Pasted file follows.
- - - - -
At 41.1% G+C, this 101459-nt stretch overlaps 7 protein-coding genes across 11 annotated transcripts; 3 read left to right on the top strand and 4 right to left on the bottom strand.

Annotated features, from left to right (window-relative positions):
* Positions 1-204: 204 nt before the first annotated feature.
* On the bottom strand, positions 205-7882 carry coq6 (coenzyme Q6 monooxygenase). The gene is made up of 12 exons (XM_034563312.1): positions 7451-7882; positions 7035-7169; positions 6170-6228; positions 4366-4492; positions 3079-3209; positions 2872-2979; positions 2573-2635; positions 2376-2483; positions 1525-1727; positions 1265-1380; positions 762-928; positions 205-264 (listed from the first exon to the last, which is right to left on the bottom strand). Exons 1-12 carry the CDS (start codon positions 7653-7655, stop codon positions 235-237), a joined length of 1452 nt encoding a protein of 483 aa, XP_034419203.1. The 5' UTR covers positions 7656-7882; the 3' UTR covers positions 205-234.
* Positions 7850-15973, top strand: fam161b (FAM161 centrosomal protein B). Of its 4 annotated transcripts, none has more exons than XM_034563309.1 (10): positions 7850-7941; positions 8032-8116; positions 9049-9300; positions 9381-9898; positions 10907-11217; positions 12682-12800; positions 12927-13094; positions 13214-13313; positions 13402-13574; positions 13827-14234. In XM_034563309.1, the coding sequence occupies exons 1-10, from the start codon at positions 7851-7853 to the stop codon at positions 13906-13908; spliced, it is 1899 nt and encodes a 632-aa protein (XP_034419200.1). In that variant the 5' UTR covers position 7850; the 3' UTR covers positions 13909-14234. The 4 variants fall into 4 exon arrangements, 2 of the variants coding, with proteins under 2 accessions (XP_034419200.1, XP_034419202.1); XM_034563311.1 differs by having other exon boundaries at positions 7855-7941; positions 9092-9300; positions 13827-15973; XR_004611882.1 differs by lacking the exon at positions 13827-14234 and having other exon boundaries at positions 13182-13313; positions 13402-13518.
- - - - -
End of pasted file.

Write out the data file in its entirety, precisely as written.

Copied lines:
At 41.1% G+C, this 101459-nt stretch overlaps 7 protein-coding genes across 11 annotated transcripts; 3 read left to right on the top strand and 4 right to left on the bottom strand.

Annotated features, from left to right (window-relative positions):
* Positions 1-204: 204 nt before the first annotated feature.
* On the bottom strand, positions 205-7882 carry coq6 (coenzyme Q6 monooxygenase). The gene is made up of 12 exons (XM_034563312.1): positions 7451-7882; positions 7035-7169; positions 6170-6228; positions 4366-4492; positions 3079-3209; positions 2872-2979; positions 2573-2635; positions 2376-2483; positions 1525-1727; positions 1265-1380; positions 762-928; positions 205-264 (listed from the first exon to the last, which is right to left on the bottom strand). Exons 1-12 carry the CDS (start codon positions 7653-7655, stop codon positions 235-237), a joined length of 1452 nt encoding a protein of 483 aa, XP_034419203.1. The 5' UTR covers positions 7656-7882; the 3' UTR covers positions 205-234.
* Positions 7850-15973, top strand: fam161b (FAM161 centrosomal protein B). Of its 4 annotated transcripts, none has more exons than XM_034563309.1 (10): positions 7850-7941; positions 8032-8116; positions 9049-9300; positions 9381-9898; positions 10907-11217; positions 12682-12800; positions 12927-13094; positions 13214-13313; positions 13402-13574; positions 13827-14234. In XM_034563309.1, the coding sequence occupies exons 1-10, from the start codon at positions 7851-7853 to the stop codon at positions 13906-13908; spliced, it is 1899 nt and encodes a 632-aa protein (XP_034419200.1). In that variant the 5' UTR covers position 7850; the 3' UTR covers positions 13909-14234. The 4 variants fall into 4 exon arrangements, 2 of the variants coding, with proteins under 2 accessions (XP_034419200.1, XP_034419202.1); XM_034563311.1 differs by having other exon boundaries at positions 7855-7941; positions 9092-9300; positions 13827-15973; XR_004611882.1 differs by lacking the exon at positions 13827-14234 and having other exon boundaries at positions 13182-13313; positions 13402-13518.